July 7, 2006
on the move
Professor Ursula Weigold is making a move from St. Thomas School of Law in Minnesota to Cornell Law School, where she'll be teaching in the Lawyering Program. Ursula will be bringing Cornell her many insightful years of experience teaching legal writing. She's passed the baton for directing the writing program at St. Thomas to her able colleague Mitchell Gordon.
of mouse potatoes and googling
Merriam-Webster has just announced new words to be included in the latest edition of its dictionary. Have a unibrow or soul patch? Want to Google for stores in order to purchase some bling? They're all there and more!! Real words--they're in the dictionary.
July 6, 2006
simplified spelling, enywun?
Proponents of a system of simplified spelling claim that it would decrease illiteracy rates and help children learn to read more quickly. It would also render spelling bees--simplified spelling proponents picket the national finals every year--obsolete, as "meny utherz cuud do just as wel if speling were simpler."
See the full article at http://www.orlandosentinel.com/news/education/orl-a2story0606jul06,0,3079200.story .
July 5, 2006
Hamlet and metaphor
If your appetite for materials about Hamlet and/or metaphor was only whetted by the Legal Writing Institute conference in Atlanta last month, then you will be nourished by this fabulous article by Steven M. Oxenhandler: The Lady Doth Protest Too Much Methinks: The Use of Figurative Language from Shakespeare's Hamlet in American Case Law, 23 Hamline L. Rev. 370 (2000).
-- Dr. Natalie Tarenko, Writing Specialist, Texas Tech School of Law
"How Business Lawyers Should Write"
Want some tips on how business lawyers should write? Check out the written materials from a 2004 ABA Annual Meeting Business Law Section presentation on that very topic.
new on-line legal writing journal
The Social Science Research Network is pleased to announce the addition of the Salmon P. Chase College of Law Legal Writing Journal, which is sponsored by Salmon P. Chase College of Law at Northern Kentucky University. The Salmon P. Chase College of Law Legal Writing Journal is edited by Jennifer Jolly-Ryan, Professor of Legal Writing, Salmon P. Chase College of Law, and Lawrence D. Rosenthal, Associate Professor of Legal Writing, Salmon P. Chase College of Law.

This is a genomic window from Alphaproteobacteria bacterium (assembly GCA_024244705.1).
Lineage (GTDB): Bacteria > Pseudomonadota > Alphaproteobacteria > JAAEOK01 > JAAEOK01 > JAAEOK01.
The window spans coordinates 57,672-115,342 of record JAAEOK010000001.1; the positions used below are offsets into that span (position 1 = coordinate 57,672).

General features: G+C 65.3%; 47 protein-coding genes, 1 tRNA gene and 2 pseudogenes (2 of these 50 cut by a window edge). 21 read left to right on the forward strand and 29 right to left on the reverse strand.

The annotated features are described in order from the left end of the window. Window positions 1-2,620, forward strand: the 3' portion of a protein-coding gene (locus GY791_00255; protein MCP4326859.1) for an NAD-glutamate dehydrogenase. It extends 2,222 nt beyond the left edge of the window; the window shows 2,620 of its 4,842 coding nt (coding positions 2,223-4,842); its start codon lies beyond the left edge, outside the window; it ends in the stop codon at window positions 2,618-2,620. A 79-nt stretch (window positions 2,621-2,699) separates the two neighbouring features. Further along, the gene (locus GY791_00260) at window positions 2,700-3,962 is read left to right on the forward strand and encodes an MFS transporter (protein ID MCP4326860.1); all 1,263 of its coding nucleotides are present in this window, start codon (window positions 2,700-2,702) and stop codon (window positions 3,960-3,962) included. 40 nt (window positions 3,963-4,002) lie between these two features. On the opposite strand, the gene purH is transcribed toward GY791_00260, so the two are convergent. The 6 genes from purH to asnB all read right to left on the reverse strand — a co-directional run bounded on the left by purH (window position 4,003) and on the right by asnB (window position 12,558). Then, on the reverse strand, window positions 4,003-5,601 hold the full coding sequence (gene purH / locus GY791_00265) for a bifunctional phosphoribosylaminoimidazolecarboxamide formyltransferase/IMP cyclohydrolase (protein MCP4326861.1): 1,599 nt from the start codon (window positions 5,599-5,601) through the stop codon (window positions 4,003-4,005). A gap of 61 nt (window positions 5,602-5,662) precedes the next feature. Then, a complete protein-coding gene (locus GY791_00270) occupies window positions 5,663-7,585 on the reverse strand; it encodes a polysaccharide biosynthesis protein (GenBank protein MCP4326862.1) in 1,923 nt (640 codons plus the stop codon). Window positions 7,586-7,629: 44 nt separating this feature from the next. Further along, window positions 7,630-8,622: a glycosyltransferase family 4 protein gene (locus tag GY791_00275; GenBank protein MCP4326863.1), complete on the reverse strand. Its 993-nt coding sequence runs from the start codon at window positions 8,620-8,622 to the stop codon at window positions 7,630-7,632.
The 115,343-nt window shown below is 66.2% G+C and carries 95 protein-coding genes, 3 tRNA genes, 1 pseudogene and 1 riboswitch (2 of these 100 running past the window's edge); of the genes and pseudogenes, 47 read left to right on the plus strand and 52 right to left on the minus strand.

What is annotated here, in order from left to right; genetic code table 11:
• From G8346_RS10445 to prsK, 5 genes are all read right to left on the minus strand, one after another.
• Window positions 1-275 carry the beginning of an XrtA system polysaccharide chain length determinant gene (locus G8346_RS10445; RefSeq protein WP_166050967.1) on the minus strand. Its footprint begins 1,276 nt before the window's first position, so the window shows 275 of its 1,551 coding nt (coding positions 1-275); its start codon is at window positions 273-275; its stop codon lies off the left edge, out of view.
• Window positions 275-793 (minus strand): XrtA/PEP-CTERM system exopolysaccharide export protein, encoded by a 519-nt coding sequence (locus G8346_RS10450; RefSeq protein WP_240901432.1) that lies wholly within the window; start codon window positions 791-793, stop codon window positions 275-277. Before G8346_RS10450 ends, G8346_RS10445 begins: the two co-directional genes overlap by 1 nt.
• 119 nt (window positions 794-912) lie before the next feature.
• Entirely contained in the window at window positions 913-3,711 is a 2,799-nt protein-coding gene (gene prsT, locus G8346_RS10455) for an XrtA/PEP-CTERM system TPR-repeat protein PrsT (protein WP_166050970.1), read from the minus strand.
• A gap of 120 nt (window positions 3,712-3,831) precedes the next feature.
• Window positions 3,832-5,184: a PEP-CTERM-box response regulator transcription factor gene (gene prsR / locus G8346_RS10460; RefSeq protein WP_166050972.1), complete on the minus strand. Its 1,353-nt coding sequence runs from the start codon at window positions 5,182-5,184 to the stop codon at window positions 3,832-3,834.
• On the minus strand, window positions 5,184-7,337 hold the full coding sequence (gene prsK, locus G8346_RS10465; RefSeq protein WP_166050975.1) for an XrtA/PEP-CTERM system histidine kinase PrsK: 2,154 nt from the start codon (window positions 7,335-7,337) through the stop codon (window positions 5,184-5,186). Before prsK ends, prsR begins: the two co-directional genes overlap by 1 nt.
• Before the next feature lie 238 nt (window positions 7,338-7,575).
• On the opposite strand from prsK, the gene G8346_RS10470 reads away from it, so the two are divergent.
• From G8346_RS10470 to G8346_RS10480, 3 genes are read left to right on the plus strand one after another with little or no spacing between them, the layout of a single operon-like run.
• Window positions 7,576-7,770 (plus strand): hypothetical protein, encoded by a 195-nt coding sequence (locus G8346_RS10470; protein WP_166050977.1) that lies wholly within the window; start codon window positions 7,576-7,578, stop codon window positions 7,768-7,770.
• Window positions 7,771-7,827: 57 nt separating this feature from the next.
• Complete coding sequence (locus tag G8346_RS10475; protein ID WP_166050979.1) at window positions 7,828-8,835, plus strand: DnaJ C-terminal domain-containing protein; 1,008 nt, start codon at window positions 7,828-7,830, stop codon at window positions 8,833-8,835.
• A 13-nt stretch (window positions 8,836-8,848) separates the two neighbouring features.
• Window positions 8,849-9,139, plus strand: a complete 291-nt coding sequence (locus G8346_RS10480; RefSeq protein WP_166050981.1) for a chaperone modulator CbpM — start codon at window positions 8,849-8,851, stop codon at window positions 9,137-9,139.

The Legal Writing Journal provides a forum for posting both completed works and works in progress that relate to all issues in the legal writing field. The journal seeks articles that cover topics such as 1) effective ways to teach legal writing; (2) the status of individuals who teach legal writing; (3) effective legal writing techniques; and (4) any other issues regarding legal writing. The journal also accepts papers that address the area of legal research.
The URL below will let you browse all abstracts and papers in this journal.
HOW TO SUBSCRIBE
Subscriptions to this journal are free. You can subscribe to the journal by clicking on the following link:
Authors may upload papers without charge through SSRN http://hq.ssrn.com/.
All author-uploaded papers are available for world-wide free downloading. Downloads from SSRN are running at an annual rate of over 2.6 million, with approximately 11.4 million downloads since inception.
- Lawrence D. Rosenthal
Salmon P. Chase College of Law
Northern Kentucky University
July 3, 2006
Apparently ever since July 4, 1776, Americans have been celebrating the Declaration of Independence with cookouts, parades, and fireworks (or so I heard on the radio). Something else that they did 230 years ago was read the actual document. So somewhere between the sales, the watermelon, and the rockets' red glare, consider reading the actual words of the Declaration of Independence as you celebrate tomorrow. It is, after all, about as famous and important as legal writing gets. (You can double click on the image to the left for a larger view.)
July 2, 2006
even more recommended reading
A new, reader-friendly book for both law students and practitioners is Judith Fischer's Pleasing the Court, Writing Ethical and Effective Briefs (Carolina Academic Press 2005). This book combines sound advice on how to write professional level briefs that will assist the court and not annoy it. The book includes references to cases in which lawyers did not follow this sound advice. And it includes tips on how to achieve the desired results and references to further published assistance.